Capital acquisition funds (CAFs) might be useful in addressing the following issues:
For many programs, the cost of capital is not uniformly and appropriately charged to the program, so that resources can be compared with the results achieved. The acquisition cost of the capital may be paid by the program up front in one year, so that the program has very large capital costs in some years and little or no cost in other years. Alternatively, the rental cost of using capital -- or the acquisition cost of the capital -- may be paid by a central account, so that the program pays nothing. The financial cost of holding capital (interest) is seldom charged to any program.
Another problem is the scattering of capital asset acquisitions throughout agency budget accounts. The result may be spikes in budget authority (BA) and outlays for specific accounts that make it more difficult for the agency to obtain funding within budget constraints, even if the agency's total acquisition costs are at more regular levels. In some cases, the capital costs are combined with operating costs. This makes the total cost of the program less meaningful for analytical purposes, and spikes in capital costs may squeeze out operating costs.
CAFs are a possible solution. There would be at least one such fund in each department and major agency, more if necessary. They would only finance the acquisition of capital assets and would get appropriations of BA on a full funding basis. The BA would be in the form of authority to borrow from Treasury. The CAFs would purchase the assets, using borrowed funds, and rent the assets to one or more program accounts, charging a rate sufficient to cover repayments of principal and interest on borrowing from Treasury. The program account would outlay the rent out of funds appropriated for operating expenses and the CAF would receive the rent as an offsetting collection. (Thus, total budget authority and outlays -- and the surplus or deficit -- would be unaffected.) Rental collections could only be used by the CAF to repay funds borrowed from Treasury and to pay interest to Treasury. They could not be used to finance new assets.
Current cost vs. historical cost.--The approach described above uses historical cost as the basis for charging rent -- the rental payments equal the amount needed to repay the debt incurred to finance the purchase of the asset. There are practical advantages to this approach, not the least of which is that it makes sense to people.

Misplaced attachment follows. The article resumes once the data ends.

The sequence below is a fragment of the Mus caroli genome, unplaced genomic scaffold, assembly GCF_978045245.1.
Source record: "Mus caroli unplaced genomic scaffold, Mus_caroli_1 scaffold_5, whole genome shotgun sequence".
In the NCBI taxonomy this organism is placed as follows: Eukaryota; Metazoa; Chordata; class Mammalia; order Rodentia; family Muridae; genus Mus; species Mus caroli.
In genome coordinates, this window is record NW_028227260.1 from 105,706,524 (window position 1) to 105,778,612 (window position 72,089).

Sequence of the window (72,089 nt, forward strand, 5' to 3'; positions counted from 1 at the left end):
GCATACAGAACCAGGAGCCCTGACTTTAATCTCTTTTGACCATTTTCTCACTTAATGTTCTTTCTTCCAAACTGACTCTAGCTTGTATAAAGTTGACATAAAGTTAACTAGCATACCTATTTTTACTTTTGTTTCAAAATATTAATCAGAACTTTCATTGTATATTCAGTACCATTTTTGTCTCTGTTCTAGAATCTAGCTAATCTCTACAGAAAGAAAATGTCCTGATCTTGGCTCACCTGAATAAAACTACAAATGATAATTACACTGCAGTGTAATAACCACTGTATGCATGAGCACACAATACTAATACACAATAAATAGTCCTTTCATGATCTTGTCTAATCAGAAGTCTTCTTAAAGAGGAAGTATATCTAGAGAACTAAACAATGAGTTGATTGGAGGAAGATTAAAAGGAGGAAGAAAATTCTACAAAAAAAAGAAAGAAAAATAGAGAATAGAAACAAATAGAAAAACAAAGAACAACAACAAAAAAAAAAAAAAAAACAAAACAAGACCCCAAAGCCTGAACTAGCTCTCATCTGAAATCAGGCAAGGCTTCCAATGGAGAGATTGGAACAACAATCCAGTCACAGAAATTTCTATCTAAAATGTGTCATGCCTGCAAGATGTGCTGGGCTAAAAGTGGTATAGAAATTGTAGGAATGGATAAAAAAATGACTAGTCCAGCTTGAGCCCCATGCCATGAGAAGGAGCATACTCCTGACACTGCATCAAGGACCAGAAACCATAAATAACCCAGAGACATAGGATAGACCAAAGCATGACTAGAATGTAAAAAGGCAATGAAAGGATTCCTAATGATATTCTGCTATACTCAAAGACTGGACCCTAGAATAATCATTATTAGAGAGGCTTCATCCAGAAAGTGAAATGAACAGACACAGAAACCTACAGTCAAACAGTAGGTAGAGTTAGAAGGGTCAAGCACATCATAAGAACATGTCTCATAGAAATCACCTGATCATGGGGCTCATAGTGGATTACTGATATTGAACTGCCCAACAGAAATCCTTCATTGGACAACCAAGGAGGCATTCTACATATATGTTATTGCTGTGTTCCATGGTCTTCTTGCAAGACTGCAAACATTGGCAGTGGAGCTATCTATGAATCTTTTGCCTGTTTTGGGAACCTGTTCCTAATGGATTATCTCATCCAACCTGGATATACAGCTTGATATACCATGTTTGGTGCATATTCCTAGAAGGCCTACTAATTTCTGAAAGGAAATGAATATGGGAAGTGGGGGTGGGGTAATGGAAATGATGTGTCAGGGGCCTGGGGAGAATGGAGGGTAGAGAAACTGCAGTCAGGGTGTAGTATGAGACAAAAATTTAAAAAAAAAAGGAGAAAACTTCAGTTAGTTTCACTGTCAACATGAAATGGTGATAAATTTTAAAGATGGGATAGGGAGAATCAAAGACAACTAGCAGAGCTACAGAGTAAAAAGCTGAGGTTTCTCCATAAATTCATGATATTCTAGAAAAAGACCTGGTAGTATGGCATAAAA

On the other hand, there is strong theoretical support for setting rent at current market cost. It is the right measure for comparing the cost of using resources for Federal vs. private purposes. It provides a level playing field for selecting asset providers among the CAF, GSA (which charges current market rent), and the private sector. A disadvantage is that it creates a mismatch between the CAF's rental collections and its repayments to Treasury. This could create balances and the temptation to use them for other purposes.
Degree of consolidation.--CAFs would be useful for appropriately budgeting capital costs even if there were one for every program. However, if the capital costs of an agency were consolidated into fewer CAFs, they would become more useful in ameliorating spikes in budget authority and outlays. Some agencies could consolidate capital costs into one CAF. Those with substantial capital for diverse missions reporting to different appropriations committees may need more than one.
Experience with GSA's Federal Buildings Fund and the Information Technology
Fund shows that consolidation above the agency level can create management
and decisionmaking problems. For example, GSA's failure to anticipate the